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Chapman v. Trinity Highway Products, LLC

United States District Court, N.D. Georgia, Atlanta Division

September 7, 2017

BOBBY J. CHAPMAN, Plaintiff,
v.
TRINITY HIGHWAY PRODUCTS, LLC, and TRINITY INDUSTRIES, INC., Defendants.

          OPINION AND ORDER

          WILLIAM S. DUFFEY, JR. UNITED STATES DISTRICT JUDGE

         This matter is before the Court on Defendant Trinity Industries, Inc.'s (“TI”) Motion to Dismiss Plaintiff's Complaint for Lack of Personal Jurisdiction [5] (“Motion to Dismiss for Lack of Personal Jurisdiction”), Defendants Trinity Highway Products, LLC (“THP”) and TI's (together, “Defendants”) Rule 12(b)(6) Motion to Dismiss Count V of Plaintiff's Complaint for Failure to State a Claim [6] (“Motion to Dismiss for Failure to State a Claim”), Plaintiff Bobby J. Chapman's (“Plaintiff”) Motion for Remand [9], and Plaintiff's Motion to Stay the Court's Ruling on Defendant's Motion to Dismiss Pending Ruling on Plaintiff's Motion for Remand [10] (“Motion to Stay”).

         I. BACKGROUND

         On May 20, 2015, Plaintiff filed his Complaint [1.2] (“Original Complaint”) in the State Court of Fulton County, asserting product liability claims against Defendants TI and THP. The Original Complaint alleged that, on May 22, 2013, “Plaintiff was traveling north on Interstate 85 in the right lane and, after losing consciousness, slowly veered into and struck a guardrail.” (Orig. Compl. ¶ 6). Plaintiff alleged that “the guardrail was defectively designed in that it acted like a spear and penetrated through the front of and all the way through the back of the vehicle, which resulted in Plaintiff sustaining severe and significant injuries.” (Orig. Compl. ¶ 8). Defendants did not remove the case to federal court and, on July 15, 2016, Plaintiff voluntarily dismissed the Original Complaint without prejudice. ([9.7]).

         On January 13, 2017, Plaintiff, represented by new counsel, filed his second Complaint [1.1] (“Renewed Complaint”) in the State Court of Fulton County. The Renewed Complaint, like the Original Complaint, asserts product liability claims arising out of Plaintiff's car accident on May 22, 2013.[1] On January 17, 2017, Defendants received, by email, a copy of the Renewed Complaint[2] and, on February 15, 2017, they removed this action to federal court on the basis of diversity jurisdiction. ([1]; [9.9]; [15] at 2).

         On March 6, 2017, Defendants filed their Motions to Dismiss. On March 17, 2017, Plaintiff moved to remand this case to state court on the grounds that Defendants' Notice of Removal [1] was not timely filed. Plaintiff also seeks to stay Defendants' Motions to Dismiss pending the Court's ruling on his Motion for Remand.

         II. PLAINTIFF'S MOTION FOR REMAND

         A. Legal Standard

         A notice of removal must be filed within the time period prescribed by 28 U.S.C. § 1446:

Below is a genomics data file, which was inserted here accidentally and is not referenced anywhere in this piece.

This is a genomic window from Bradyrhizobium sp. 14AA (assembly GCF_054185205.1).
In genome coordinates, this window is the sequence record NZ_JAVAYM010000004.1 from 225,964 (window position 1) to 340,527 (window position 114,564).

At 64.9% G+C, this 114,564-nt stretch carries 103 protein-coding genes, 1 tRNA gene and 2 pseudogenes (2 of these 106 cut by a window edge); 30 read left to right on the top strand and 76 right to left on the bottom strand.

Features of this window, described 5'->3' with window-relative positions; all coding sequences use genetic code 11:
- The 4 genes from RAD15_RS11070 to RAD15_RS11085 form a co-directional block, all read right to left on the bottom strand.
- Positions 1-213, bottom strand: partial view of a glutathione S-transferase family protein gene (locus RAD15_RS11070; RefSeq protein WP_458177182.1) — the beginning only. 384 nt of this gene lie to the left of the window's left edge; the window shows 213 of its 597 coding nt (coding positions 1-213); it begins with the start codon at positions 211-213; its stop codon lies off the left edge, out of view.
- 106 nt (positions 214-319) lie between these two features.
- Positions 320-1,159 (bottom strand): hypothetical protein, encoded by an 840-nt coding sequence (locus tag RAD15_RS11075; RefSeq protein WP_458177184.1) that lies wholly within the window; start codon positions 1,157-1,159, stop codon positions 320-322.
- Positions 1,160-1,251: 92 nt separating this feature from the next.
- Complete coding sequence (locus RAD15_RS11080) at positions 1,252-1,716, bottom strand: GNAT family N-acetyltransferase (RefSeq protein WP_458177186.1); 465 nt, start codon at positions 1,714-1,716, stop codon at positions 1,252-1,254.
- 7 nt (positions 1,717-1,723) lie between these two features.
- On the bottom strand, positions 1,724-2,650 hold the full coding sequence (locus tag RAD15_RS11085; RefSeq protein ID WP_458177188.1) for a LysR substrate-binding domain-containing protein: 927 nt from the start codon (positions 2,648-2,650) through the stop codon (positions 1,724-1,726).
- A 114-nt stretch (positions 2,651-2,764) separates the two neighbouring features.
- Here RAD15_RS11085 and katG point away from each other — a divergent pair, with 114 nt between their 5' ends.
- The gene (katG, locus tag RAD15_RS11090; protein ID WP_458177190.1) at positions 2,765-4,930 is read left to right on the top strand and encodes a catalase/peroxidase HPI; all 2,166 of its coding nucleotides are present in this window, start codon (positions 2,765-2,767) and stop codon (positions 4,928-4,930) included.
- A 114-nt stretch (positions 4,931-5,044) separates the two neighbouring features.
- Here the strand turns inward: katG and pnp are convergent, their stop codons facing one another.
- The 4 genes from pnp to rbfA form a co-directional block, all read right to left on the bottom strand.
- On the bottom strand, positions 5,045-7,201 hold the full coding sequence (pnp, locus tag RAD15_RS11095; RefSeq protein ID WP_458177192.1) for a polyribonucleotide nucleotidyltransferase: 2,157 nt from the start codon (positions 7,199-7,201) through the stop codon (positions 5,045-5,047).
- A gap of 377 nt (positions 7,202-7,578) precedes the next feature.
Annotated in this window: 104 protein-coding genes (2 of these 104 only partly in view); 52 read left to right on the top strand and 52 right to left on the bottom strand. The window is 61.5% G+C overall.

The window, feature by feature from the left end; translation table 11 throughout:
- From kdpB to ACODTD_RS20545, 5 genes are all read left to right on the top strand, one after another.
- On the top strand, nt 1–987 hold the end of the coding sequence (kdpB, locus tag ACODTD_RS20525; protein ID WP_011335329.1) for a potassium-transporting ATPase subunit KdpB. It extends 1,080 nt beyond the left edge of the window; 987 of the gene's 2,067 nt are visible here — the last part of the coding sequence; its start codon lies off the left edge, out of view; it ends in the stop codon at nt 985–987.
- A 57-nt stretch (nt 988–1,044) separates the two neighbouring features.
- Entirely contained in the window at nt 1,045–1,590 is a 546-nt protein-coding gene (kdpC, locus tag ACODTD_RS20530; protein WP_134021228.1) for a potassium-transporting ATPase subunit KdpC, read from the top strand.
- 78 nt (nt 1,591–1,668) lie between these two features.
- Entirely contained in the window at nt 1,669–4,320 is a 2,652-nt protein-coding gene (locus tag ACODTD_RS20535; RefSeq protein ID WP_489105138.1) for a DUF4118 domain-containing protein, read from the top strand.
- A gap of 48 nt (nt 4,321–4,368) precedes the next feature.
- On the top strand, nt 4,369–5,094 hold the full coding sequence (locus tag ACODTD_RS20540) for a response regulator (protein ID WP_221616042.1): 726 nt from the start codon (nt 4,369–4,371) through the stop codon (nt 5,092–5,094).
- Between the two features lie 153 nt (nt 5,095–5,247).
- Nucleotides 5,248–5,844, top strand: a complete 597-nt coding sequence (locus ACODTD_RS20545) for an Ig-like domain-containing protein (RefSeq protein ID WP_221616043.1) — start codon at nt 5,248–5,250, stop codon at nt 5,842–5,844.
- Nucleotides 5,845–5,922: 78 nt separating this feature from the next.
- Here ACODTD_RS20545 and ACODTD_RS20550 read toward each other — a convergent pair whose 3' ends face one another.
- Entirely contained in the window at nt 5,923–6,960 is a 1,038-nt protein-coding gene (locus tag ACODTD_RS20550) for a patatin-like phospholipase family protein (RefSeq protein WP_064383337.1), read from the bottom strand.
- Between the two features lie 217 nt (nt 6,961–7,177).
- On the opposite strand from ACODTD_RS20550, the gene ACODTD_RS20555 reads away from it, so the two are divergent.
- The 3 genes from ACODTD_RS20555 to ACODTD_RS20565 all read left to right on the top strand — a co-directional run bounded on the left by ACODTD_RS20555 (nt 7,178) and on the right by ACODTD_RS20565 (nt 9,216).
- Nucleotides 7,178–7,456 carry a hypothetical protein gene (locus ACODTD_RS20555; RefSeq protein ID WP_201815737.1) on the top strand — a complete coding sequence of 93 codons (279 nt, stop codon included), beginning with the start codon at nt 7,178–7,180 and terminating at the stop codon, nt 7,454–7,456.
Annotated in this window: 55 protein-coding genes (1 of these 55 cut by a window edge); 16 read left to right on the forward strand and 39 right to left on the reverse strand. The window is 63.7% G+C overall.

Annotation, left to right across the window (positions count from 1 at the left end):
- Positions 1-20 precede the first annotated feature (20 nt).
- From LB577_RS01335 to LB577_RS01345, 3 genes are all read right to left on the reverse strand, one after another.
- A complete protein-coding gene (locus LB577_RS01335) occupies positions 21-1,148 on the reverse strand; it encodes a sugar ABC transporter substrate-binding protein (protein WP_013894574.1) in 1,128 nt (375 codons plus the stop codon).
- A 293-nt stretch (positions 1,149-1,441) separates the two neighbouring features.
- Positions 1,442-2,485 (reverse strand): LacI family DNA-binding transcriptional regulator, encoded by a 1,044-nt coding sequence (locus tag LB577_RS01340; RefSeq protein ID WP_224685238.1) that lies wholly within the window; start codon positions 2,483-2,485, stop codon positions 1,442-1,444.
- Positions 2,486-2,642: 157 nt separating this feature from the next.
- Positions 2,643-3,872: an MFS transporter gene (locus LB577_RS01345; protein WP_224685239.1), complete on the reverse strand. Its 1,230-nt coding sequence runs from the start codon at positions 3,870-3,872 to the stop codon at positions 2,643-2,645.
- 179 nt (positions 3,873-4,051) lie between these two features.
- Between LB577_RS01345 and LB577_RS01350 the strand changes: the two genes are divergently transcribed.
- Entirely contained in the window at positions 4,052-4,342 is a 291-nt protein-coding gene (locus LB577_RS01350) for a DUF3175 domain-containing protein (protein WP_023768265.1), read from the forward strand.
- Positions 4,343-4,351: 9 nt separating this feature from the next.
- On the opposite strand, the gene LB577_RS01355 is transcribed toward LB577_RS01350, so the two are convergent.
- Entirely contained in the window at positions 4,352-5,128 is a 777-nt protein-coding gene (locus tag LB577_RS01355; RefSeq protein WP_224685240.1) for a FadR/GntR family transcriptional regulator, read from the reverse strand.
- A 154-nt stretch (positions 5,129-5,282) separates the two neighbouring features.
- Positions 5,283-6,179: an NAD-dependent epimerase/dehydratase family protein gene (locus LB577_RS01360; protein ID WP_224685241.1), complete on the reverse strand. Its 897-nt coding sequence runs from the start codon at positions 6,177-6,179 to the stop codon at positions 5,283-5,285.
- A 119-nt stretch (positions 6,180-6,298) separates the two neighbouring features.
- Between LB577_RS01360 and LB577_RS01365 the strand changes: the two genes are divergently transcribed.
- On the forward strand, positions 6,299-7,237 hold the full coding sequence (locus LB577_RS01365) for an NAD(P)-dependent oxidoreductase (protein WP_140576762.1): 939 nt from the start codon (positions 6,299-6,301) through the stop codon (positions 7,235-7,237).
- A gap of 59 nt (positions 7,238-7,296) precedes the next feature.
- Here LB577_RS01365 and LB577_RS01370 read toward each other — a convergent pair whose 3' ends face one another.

(b) Requirements; generally.-(1) The notice of removal of a civil action or proceeding shall be filed within 30 days after the receipt by the defendant, through service or otherwise, of a copy of the initial pleading setting forth the claim for relief upon which such action or proceeding is based, or within 30 days after the service of summons upon the defendant if such initial pleading has then been filed in court and is not required to be served on the defendant, whichever period is shorter.
. . . .
(3) Except as provided in subsection (c), if the case stated by the initial pleading is not removable, a notice of removal may be filed within 30 days after receipt by the defendant, through service or otherwise, of a copy of an amended pleading, motion, order or other paper from which it may first be ascertained that the case is one which is or has become removable.
(c) Requirements; removal based on diversity of citizenship.-(1) A case may not be removed under subsection (b)(3) on the basis of jurisdiction conferred by section 1332 more than 1 year after commencement of the action, unless the district court finds that the plaintiff has acted in bad faith in order to prevent a defendant from removing the action.

28 U.S.C. §§ 1446(b)-(c).

         Under subsection (b)(1), a notice of removal must be filed within 30 days after the defendant receives a copy of the “initial pleading” on which the action is based. See Allen v. Christenberry, 327 F.3d 1290, 1296 n.3 (11th Cir. 2003) (“Generally, a defendant can only remove a case to federal court within 30 days after receiving the pleading.”). Subsection (b)(3) provides additional time for removal “if the case stated by the initial pleading is not removable.” If that condition is triggered, the notice of removal may be filed within 30 days after defendant receives a “paper from which it may first be ascertained that the case is” removable. Subsection (c) states that, unless plaintiff acted in bad faith, a diversity case may not be removed under subsection (b)(3) more than one year after the action “commenced.” Subsection (c) does not modify or limit the 30-day period in subsection (b)(1). See Lee v. Lilly Trucking of Virginia, Inc., No. 2:12-CV-74- MEF, 2012 WL 960989, at *1 (M.D. Ala. Mar. ...


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